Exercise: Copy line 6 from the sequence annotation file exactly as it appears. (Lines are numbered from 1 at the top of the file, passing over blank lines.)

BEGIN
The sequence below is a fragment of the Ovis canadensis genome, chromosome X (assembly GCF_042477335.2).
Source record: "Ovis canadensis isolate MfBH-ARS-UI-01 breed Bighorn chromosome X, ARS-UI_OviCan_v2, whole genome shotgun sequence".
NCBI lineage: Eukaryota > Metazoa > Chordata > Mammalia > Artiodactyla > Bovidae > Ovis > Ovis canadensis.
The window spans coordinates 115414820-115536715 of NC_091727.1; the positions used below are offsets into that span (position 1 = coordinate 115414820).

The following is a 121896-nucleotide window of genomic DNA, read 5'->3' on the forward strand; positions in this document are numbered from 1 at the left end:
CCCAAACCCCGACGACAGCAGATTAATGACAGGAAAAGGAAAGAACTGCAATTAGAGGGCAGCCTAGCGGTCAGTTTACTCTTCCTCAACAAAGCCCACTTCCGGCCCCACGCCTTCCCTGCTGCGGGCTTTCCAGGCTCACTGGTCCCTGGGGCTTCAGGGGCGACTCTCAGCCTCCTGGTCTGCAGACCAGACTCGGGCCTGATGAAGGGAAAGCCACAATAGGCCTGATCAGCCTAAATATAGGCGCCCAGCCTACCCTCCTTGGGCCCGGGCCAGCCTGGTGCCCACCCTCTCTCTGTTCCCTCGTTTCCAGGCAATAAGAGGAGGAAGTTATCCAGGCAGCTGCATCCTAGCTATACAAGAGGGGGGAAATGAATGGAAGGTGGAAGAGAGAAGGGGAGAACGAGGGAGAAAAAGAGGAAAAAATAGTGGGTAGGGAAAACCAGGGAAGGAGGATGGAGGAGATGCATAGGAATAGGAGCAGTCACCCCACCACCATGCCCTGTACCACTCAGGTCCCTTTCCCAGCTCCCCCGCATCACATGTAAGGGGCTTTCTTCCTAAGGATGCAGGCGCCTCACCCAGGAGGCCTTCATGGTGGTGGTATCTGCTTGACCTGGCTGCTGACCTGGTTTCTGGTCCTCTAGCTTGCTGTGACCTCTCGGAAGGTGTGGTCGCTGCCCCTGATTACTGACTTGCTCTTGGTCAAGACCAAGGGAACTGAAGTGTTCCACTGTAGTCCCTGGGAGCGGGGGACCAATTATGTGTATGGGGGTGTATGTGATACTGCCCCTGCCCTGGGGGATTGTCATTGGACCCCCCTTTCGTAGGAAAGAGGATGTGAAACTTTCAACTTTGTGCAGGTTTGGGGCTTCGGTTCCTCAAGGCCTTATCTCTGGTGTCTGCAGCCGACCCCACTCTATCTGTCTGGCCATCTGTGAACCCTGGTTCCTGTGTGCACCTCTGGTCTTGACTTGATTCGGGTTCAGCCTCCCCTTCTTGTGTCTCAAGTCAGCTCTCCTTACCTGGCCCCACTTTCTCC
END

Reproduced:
CCCAAACCCCGACGACAGCAGATTAATGACAGGAAAAGGAAAGAACTGCAATTAGAGGGCAGCCTAGCGGTCAGTTTACTCTTCCTCAACAAAGCCCACTTCCGGCCCCACGCCTTCCCTGCTGCGGGCTTTCCAGGCTCACTGGTCCCTGGGGCTTCAGGGGCGACTCTCAGCCTCCTGGTCTGCAGACCAGACTCGGGCCTGATGAAGGGAAAGCCACAATAGGCCTGATCAGCCTAAATATAGGCGCCCAGCCTACCCTCCTTGGGCCCGGGCCAGCCTGGTGCCCACCCTCTCTCTGTTCCCTCGTTTCCAGGCAATAAGAGGAGGAAGTTATCCAGGCAGCTGCATCCTAGCTATACAAGAGGGGGGAAATGAATGGAAGGTGGAAGAGAGAAGGGGAGAACGAGGGAGAAAAAGAGGAAAAAATAGTGGGTAGGGAAAACCAGGGAAGGAGGATGGAGGAGATGCATAGGAATAGGAGCAGTCACCCCACCACCATGCCCTGTACCACTCAGGTCCCTTTCCCAGCTCCCCCGCATCACATGTAAGGGGCTTTCTTCCTAAGGATGCAGGCGCCTCACCCAGGAGGCCTTCATGGTGGTGGTATCTGCTTGACCTGGCTGCTGACCTGGTTTCTGGTCCTCTAGCTTGCTGTGACCTCTCGGAAGGTGTGGTCGCTGCCCCTGATTACTGACTTGCTCTTGGTCAAGACCAAGGGAACTGAAGTGTTCCACTGTAGTCCCTGGGAGCGGGGGACCAATTATGTGTATGGGGGTGTATGTGATACTGCCCCTGCCCTGGGGGATTGTCATTGGACCCCCCTTTCGTAGGAAAGAGGATGTGAAACTTTCAACTTTGTGCAGGTTTGGGGCTTCGGTTCCTCAAGGCCTTATCTCTGGTGTCTGCAGCCGACCCCACTCTATCTGTCTGGCCATCTGTGAACCCTGGTTCCTGTGTGCACCTCTGGTCTTGACTTGATTCGGGTTCAGCCTCCCCTTCTTGTGTCTCAAGTCAGCTCTCCTTACCTGGCCCCACTTTCTCC